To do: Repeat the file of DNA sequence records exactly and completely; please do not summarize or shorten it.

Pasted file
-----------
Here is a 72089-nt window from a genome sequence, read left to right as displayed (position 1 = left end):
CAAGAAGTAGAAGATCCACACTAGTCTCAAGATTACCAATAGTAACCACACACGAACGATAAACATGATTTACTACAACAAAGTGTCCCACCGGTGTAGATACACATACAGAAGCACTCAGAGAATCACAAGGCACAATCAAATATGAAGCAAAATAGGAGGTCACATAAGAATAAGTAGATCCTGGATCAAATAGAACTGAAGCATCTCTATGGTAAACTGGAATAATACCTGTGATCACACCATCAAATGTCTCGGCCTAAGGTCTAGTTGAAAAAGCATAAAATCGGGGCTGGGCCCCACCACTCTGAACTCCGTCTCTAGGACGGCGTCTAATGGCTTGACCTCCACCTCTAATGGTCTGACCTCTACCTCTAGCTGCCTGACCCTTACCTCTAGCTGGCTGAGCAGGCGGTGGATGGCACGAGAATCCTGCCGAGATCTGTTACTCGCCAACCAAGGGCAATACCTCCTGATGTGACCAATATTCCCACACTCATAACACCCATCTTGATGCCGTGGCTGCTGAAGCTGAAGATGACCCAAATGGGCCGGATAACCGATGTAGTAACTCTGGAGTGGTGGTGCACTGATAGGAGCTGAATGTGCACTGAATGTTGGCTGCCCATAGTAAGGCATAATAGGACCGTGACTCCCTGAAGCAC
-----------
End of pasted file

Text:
Here is a 72089-nt window from a genome sequence, read left to right as displayed (position 1 = left end):
CAAGAAGTAGAAGATCCACACTAGTCTCAAGATTACCAATAGTAACCACACACGAACGATAAACATGATTTACTACAACAAAGTGTCCCACCGGTGTAGATACACATACAGAAGCACTCAGAGAATCACAAGGCACAATCAAATATGAAGCAAAATAGGAGGTCACATAAGAATAAGTAGATCCTGGATCAAATAGAACTGAAGCATCTCTATGGTAAACTGGAATAATACCTGTGATCACACCATCAAATGTCTCGGCCTAAGGTCTAGTTGAAAAAGCATAAAATCGGGGCTGGGCCCCACCACTCTGAACTCCGTCTCTAGGACGGCGTCTAATGGCTTGACCTCCACCTCTAATGGTCTGACCTCTACCTCTAGCTGCCTGACCCTTACCTCTAGCTGGCTGAGCAGGCGGTGGATGGCACGAGAATCCTGCCGAGATCTGTTACTCGCCAACCAAGGGCAATACCTCCTGATGTGACCAATATTCCCACACTCATAACACCCATCTTGATGCCGTGGCTGCTGAAGCTGAAGATGACCCAAATGGGCCGGATAACCGATGTAGTAACTCTGGAGTGGTGGTGCACTGATAGGAGCTGAATGTGCACTGAATGTTGGCTGCCCATAGTAAGGCATAATAGGACCGTGACTCCCTGAAGCAC